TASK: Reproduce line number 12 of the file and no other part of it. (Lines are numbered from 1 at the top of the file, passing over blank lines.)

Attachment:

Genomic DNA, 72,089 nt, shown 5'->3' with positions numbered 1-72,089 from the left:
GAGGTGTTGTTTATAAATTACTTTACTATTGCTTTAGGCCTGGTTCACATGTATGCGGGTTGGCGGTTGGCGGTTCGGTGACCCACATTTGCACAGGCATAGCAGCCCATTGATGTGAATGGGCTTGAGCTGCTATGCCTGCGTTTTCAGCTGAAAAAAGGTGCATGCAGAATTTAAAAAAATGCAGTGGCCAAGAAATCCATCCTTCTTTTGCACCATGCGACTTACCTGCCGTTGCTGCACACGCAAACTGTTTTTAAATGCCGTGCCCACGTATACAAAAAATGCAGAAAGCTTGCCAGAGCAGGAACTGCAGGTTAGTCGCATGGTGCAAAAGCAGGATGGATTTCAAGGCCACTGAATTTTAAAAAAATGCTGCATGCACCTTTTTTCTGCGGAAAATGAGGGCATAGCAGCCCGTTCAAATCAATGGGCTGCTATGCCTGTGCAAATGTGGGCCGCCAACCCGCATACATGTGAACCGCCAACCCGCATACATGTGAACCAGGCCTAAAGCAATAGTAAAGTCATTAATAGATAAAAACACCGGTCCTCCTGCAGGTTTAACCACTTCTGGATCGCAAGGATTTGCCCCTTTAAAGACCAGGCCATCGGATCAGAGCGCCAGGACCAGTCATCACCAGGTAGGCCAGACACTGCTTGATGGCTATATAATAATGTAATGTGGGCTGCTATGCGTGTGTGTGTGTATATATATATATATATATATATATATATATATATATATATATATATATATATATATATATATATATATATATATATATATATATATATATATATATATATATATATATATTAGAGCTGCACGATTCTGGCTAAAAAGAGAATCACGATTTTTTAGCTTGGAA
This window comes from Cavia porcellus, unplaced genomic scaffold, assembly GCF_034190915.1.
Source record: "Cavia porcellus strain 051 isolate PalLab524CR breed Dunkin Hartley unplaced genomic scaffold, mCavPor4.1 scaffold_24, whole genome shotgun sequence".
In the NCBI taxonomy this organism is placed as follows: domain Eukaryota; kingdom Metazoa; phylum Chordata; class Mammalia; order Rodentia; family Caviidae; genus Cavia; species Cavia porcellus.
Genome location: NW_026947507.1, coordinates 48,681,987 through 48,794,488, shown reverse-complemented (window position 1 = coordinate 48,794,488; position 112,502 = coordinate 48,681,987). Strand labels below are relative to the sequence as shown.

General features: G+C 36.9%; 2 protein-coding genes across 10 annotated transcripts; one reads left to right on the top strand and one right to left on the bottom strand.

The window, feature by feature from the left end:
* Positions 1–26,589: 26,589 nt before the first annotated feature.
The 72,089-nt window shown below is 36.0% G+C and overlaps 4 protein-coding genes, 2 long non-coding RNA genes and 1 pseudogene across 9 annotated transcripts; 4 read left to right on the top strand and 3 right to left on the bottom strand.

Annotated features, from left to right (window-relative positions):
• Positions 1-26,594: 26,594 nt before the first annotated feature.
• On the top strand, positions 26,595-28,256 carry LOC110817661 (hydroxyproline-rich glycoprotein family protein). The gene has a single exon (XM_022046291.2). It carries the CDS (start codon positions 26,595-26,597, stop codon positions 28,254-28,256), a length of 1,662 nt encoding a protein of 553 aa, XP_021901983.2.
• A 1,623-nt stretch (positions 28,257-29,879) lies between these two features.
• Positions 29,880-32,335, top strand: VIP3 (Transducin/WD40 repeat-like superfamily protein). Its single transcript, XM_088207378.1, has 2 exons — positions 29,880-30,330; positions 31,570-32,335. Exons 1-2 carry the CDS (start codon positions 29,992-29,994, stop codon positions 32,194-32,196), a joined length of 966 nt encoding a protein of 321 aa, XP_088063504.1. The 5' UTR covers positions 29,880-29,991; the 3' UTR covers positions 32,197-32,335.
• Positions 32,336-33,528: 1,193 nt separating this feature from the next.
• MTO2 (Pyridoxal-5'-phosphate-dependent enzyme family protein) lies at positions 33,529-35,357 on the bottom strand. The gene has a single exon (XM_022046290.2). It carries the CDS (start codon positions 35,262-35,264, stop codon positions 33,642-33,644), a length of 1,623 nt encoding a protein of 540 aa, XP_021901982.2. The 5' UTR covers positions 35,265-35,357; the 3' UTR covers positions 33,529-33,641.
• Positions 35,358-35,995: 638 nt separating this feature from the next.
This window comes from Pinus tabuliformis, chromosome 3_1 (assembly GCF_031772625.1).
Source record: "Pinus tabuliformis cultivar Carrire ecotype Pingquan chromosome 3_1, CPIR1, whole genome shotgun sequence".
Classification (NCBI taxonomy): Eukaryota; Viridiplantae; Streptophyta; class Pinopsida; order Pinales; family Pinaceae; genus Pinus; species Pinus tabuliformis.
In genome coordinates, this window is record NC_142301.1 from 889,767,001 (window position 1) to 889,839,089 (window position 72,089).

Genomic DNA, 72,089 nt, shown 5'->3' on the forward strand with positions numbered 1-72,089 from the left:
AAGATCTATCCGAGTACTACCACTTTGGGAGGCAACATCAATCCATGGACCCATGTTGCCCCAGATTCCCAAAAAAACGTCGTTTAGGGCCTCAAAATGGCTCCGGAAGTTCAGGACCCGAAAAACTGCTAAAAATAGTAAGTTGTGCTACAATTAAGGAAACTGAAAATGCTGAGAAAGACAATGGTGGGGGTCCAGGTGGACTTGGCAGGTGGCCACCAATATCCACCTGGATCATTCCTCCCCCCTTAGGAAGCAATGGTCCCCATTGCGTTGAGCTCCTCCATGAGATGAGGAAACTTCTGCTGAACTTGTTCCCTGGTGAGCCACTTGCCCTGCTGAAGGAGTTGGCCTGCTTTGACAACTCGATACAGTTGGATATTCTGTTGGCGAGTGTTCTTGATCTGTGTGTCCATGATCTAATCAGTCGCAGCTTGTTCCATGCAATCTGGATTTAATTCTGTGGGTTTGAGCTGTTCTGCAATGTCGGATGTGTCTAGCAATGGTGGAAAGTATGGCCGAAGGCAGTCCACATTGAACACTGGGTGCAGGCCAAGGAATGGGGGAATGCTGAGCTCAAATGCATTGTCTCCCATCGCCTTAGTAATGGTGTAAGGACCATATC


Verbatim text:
• Positions 1-26,594: 26,594 nt before the first annotated feature.